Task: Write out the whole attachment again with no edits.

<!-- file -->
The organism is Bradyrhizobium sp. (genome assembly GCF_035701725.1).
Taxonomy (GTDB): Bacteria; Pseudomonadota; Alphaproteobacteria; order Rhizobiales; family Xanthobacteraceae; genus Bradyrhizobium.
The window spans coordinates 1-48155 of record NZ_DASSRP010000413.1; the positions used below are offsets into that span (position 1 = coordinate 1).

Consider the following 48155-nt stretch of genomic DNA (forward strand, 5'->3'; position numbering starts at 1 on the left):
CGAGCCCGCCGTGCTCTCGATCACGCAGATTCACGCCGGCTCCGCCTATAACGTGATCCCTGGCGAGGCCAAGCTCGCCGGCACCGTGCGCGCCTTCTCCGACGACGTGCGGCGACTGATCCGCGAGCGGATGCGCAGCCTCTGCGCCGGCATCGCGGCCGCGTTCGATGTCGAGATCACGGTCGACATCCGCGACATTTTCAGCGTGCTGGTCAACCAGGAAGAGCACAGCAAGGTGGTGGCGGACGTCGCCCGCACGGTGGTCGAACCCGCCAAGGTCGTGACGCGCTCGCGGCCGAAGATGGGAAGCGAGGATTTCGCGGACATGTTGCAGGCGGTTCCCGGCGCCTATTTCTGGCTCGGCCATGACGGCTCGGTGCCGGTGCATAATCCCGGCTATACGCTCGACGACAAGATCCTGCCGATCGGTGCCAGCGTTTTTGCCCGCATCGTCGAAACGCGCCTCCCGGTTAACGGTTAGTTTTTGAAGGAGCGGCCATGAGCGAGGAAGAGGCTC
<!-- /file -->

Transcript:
The organism is Bradyrhizobium sp. (genome assembly GCF_035701725.1).
Taxonomy (GTDB): Bacteria; Pseudomonadota; Alphaproteobacteria; order Rhizobiales; family Xanthobacteraceae; genus Bradyrhizobium.
The window spans coordinates 1-48155 of record NZ_DASSRP010000413.1; the positions used below are offsets into that span (position 1 = coordinate 1).

Consider the following 48155-nt stretch of genomic DNA (forward strand, 5'->3'; position numbering starts at 1 on the left):
CGAGCCCGCCGTGCTCTCGATCACGCAGATTCACGCCGGCTCCGCCTATAACGTGATCCCTGGCGAGGCCAAGCTCGCCGGCACCGTGCGCGCCTTCTCCGACGACGTGCGGCGACTGATCCGCGAGCGGATGCGCAGCCTCTGCGCCGGCATCGCGGCCGCGTTCGATGTCGAGATCACGGTCGACATCCGCGACATTTTCAGCGTGCTGGTCAACCAGGAAGAGCACAGCAAGGTGGTGGCGGACGTCGCCCGCACGGTGGTCGAACCCGCCAAGGTCGTGACGCGCTCGCGGCCGAAGATGGGAAGCGAGGATTTCGCGGACATGTTGCAGGCGGTTCCCGGCGCCTATTTCTGGCTCGGCCATGACGGCTCGGTGCCGGTGCATAATCCCGGCTATACGCTCGACGACAAGATCCTGCCGATCGGTGCCAGCGTTTTTGCCCGCATCGTCGAAACGCGCCTCCCGGTTAACGGTTAGTTTTTGAAGGAGCGGCCATGAGCGAGGAAGAGGCTC